Trouble and anguish have taken hold on me; yet Thy commandments are my delights.
WHEN black despair beats down my wings,
And heavenly visions fade away--
Lord, let me bend to common things,
The tasks of every day;
As, when th' aurora is denied,
And blinding blizzards round him beat,
The Samoyed bends, and takes for guide
The moss beneath his feet.
WHATEVER bad times may come, or whatever perplexity, there is almost always close at hand, waiting for one, some plain thing to be done. It may be a mere matter of routine an item in the day's regular business; it may be the exercise of some consideration for another; it may be only silent patience; but it is always something. And always one has the choice to do it or decline it. One can go through his work well or shirk it. One can consider his neighbor or neglect him. One can repress the fever-fit of impatience or give it wild way. And the perpetual presence of such a choice leaves no hour without guidance.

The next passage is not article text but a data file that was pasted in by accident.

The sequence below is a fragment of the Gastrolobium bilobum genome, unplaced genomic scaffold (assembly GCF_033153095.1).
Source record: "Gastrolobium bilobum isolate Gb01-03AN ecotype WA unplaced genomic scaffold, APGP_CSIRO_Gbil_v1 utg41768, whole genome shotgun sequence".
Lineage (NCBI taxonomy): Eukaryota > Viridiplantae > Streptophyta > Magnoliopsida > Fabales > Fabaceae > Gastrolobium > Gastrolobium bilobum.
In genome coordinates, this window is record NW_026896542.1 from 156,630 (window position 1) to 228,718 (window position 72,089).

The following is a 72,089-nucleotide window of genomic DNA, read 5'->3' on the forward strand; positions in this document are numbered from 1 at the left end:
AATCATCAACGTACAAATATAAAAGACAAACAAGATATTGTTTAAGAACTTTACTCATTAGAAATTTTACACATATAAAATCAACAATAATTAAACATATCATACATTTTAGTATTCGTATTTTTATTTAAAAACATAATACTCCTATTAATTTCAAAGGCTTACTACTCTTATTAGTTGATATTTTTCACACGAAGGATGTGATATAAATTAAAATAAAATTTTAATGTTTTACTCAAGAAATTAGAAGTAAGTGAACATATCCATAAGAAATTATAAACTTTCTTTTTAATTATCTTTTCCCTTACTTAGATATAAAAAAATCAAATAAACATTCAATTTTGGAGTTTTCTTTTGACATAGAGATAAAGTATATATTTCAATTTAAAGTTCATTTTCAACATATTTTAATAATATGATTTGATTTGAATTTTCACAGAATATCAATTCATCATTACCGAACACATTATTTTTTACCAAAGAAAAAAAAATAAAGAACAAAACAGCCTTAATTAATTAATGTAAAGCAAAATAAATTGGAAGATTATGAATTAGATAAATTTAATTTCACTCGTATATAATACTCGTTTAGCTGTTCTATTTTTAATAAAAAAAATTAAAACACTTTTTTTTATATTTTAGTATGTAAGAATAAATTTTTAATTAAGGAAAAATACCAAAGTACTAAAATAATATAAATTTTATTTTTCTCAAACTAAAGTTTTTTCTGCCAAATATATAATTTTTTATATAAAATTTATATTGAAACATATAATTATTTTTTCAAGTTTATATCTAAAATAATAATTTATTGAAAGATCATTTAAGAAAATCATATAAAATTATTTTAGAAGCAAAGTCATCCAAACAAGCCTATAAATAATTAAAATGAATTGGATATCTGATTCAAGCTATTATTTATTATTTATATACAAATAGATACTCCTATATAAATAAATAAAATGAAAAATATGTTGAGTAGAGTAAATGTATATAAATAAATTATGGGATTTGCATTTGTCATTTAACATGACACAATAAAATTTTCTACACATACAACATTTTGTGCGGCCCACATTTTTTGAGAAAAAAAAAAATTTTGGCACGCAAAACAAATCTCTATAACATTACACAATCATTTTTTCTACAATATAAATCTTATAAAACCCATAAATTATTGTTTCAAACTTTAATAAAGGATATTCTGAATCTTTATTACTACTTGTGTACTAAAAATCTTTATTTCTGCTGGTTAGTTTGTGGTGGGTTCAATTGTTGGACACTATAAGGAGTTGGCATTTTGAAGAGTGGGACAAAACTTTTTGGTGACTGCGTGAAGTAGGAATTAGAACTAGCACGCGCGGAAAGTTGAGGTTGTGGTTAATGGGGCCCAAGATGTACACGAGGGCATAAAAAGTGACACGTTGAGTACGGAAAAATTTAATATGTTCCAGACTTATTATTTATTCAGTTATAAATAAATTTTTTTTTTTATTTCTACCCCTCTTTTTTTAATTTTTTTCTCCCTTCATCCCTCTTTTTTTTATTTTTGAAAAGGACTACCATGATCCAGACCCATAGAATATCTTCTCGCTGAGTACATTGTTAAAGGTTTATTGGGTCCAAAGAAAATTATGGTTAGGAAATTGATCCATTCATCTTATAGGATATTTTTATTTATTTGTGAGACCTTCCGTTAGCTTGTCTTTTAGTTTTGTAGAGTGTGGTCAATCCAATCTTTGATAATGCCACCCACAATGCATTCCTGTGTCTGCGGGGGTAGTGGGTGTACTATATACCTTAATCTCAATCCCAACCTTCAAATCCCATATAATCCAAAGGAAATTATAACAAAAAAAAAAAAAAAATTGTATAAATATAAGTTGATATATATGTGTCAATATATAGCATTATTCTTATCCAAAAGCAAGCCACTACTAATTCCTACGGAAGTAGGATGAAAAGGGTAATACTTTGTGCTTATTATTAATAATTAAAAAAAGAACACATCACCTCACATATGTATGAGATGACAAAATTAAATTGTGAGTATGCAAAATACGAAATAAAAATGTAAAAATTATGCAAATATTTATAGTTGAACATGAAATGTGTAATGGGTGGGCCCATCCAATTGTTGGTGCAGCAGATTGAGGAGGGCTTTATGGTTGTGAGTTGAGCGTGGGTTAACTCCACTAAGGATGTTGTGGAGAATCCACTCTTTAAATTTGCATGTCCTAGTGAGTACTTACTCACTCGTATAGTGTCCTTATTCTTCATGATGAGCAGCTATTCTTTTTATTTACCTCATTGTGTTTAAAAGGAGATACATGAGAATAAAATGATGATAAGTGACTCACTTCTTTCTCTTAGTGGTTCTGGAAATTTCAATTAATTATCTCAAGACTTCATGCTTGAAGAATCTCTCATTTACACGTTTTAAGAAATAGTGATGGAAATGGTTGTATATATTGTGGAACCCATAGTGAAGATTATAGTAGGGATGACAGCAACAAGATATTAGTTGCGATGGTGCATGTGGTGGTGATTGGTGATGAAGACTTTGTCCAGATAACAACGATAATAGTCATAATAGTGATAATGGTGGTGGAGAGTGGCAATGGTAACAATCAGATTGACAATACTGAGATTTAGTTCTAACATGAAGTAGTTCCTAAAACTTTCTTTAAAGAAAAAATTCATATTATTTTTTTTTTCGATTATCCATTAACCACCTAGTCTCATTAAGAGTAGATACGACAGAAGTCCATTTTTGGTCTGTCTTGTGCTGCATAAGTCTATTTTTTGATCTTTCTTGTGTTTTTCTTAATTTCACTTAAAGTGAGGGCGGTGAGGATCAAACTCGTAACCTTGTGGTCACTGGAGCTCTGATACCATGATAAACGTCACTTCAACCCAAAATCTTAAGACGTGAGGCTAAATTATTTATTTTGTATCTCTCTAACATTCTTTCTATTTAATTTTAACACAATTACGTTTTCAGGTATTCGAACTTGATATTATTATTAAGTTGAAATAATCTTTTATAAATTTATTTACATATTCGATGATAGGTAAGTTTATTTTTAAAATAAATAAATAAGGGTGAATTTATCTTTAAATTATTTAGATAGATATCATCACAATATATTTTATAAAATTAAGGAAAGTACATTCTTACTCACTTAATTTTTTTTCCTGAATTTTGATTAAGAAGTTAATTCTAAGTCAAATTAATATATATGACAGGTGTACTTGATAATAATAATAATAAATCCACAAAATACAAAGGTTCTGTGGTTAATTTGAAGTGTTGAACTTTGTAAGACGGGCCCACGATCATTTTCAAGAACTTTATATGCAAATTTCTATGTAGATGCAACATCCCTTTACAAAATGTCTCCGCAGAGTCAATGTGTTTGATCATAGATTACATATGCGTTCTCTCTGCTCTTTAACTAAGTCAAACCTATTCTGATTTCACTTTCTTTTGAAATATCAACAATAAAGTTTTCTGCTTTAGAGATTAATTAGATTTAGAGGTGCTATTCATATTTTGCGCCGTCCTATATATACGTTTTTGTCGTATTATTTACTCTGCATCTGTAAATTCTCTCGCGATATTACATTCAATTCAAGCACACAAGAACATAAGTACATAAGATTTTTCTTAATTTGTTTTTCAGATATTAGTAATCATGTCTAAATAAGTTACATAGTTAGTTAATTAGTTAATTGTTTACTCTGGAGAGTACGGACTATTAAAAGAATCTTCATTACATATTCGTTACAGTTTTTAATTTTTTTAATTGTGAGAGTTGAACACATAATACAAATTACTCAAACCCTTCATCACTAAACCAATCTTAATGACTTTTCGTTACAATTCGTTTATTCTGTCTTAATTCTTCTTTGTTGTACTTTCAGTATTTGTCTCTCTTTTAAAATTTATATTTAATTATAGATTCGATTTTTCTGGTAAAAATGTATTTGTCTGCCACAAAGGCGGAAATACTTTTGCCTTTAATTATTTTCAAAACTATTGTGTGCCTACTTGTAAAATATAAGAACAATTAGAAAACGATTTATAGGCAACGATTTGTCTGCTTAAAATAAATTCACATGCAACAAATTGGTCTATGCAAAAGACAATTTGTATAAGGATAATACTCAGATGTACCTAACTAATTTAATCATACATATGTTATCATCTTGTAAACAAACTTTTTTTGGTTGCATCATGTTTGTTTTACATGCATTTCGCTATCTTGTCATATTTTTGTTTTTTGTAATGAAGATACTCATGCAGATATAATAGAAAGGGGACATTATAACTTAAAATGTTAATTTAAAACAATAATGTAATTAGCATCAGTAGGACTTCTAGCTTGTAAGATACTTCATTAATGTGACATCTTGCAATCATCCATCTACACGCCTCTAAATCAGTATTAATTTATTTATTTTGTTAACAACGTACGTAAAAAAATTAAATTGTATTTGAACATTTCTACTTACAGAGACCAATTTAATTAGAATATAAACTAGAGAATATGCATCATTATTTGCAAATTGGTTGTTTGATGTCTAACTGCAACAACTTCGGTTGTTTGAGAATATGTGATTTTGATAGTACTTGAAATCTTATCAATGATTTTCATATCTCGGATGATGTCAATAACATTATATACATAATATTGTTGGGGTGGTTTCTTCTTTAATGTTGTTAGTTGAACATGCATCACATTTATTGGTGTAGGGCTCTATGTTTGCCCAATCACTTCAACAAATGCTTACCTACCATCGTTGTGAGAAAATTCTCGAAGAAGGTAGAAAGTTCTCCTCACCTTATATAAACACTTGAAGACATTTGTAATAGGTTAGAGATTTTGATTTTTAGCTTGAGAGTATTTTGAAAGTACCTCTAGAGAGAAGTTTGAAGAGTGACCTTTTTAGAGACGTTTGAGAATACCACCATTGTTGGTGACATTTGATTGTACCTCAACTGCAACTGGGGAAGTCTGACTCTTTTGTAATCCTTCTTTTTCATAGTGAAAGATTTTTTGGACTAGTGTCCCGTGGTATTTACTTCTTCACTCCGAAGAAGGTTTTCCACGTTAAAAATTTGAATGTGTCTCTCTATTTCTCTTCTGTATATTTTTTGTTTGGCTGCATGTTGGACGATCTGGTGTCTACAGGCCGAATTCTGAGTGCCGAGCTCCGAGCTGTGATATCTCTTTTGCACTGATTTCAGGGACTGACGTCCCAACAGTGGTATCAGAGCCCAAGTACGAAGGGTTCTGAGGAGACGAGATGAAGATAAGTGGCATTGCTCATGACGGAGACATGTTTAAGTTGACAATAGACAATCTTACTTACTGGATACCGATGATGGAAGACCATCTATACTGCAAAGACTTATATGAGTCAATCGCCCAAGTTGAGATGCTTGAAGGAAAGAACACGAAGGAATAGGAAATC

GEORGE S. MERRIAM
This is a public domain version of Joy and Strength.